25 November 2008

A fistful of Rosetta stones

Reusing information after it has passed its initial shelf life is a bigger issue than it ought to be.
If I want to read what Bishop Erik Pontoppidan had to say about sea serpents in in the eighteenth century CE, state expenditures in Babylon of the sixth century BCE, or records from Ptolemaic Egypt, the source material can be read as long as I can get my hands on it. Admittedly, this relies on the work of translators, scholars, and sometimes hard won discoveries such as the Rosetta stone which enable their efforts. By and large, though, once a translation has been made I can count on its usefulness throughout my natural life and beyond. Age and medium are not problems in themselves.
Digital information, which is by definition recent and (you might think) ought to be more easily accessible, and more carefully curated, can sometimes be harder to reach than Pontoppidan or Nebuchadnezzar.
A charitable organisation recently presented me with a twenty year old digital data set for analysis. It was the only copy in the world of a large and detailed longitudinal epidemiological study ... and it was backed up onto a box of VHS video cassettes.
The first fear was for the vulnerability of the storage medium. Magnetic tape deteriorates with time, and is notoriously inclined to wind itself around capstans and other inner workings of the machinery used to play it. The stored signal also tends to "print through" from layer to layer when stored unplayed for long periods.
Finding a VHS cassette player wasn’t too difficult (though in another few years it may well be). One which was usefully connected to a PC (my first Rosetta stone) was more of a challenge, but an unsung hero in a university IT department was able to copy the content onto a backed up network where it would be safe.
Reading the backup files was another matter. After investigating several defunct VHS backup systems, I eventually found a helpful computer hobbyist in Albania who had a copy of the necessary restore program (my second Rosetta stone). With that, we were able to decode the backups to yield sets of files created and saved by the spreadsheet Wingz.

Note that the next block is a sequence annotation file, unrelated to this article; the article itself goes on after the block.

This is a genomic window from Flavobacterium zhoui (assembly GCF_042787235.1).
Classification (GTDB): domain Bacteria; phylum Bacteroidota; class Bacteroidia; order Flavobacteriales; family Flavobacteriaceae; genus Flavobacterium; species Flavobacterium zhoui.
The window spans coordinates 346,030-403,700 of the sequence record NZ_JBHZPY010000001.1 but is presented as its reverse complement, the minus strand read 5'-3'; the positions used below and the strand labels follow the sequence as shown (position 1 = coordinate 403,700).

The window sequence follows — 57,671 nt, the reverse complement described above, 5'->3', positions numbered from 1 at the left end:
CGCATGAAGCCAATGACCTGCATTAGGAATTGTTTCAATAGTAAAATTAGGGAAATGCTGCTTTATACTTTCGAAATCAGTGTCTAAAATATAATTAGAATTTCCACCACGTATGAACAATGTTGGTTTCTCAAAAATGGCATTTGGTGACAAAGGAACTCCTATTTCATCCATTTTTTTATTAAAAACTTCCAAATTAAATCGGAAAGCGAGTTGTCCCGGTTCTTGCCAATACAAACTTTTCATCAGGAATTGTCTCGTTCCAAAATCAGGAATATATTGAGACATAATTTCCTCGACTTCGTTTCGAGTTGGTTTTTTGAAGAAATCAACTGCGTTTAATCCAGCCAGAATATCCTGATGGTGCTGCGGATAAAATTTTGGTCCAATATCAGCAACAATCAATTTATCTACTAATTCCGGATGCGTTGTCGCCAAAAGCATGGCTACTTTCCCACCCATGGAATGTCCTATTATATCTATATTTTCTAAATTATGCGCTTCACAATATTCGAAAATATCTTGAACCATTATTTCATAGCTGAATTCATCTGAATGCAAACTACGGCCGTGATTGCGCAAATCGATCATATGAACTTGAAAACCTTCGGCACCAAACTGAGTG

Now, if you are thinking that you've never heard of Wingz, it was a spreadsheet program from Informix. It was ground breaking in its day, far ahead of its time ... but that day and time came to an end in 1994.
GenStat has a well deserved reputation for being able to import a wide range of file formats, so I tried it. No dice: even GenStat was stumped. On the off chance, though, I sent a hopeful email off to VSNi (suppliers of GenStat) late on Friday afternoon, asking if they had any suggestions. By Saturday morning I had a response, and a solution "from our expert in NZ". I was offered a direct file format import solution in a week or two, or an immediate workaround; how's that for service?
The immediate workaround (which worked a treat) involved yet another Rosetta stone. This time it was a nominal "player" application for Wingz files. I say nominal because the application is actually much more than a player: I could, if I so wished, create and save new Wingz files with it, and manipulate them with Hyperscripts. More usefully in my particular case, I could load the epidemiology files into it and then save them as WK2 (middle period Lotus 123) format. WK2 files are readable by a number of current worksheet oriented products, so could then be saved yet again in any form I wished.
Interestingly, the source of this player application is a US academic user (Professor Tom O'Haver at the University of Maryland's Department of Chemistry and Biochemistry) who generated and still uses "virtual lab" teaching models in Wingz which he is gradually migrating to OpenOffice Calc.
After rigorously checking that the results were preserving the integrity of the original data, it was a fairly simple process to convert the whole archive. An alternative would have been to copy and paste via the Windows clipboard, but file saves were more elegant and preserved fuller numerical precision.
By invoking the Rosetta stone I am not, of course, seriously comparing myself to Young and Champollion. Nevertheless ... that this degree of ingenuity should be required to read information recorded only two decades ago does make you think, dunnit?

  • Erik Pontoppidan, The Natural History of Norway. Translated from the Danish by Andreas Berthelson. 1755, London: A Linde.
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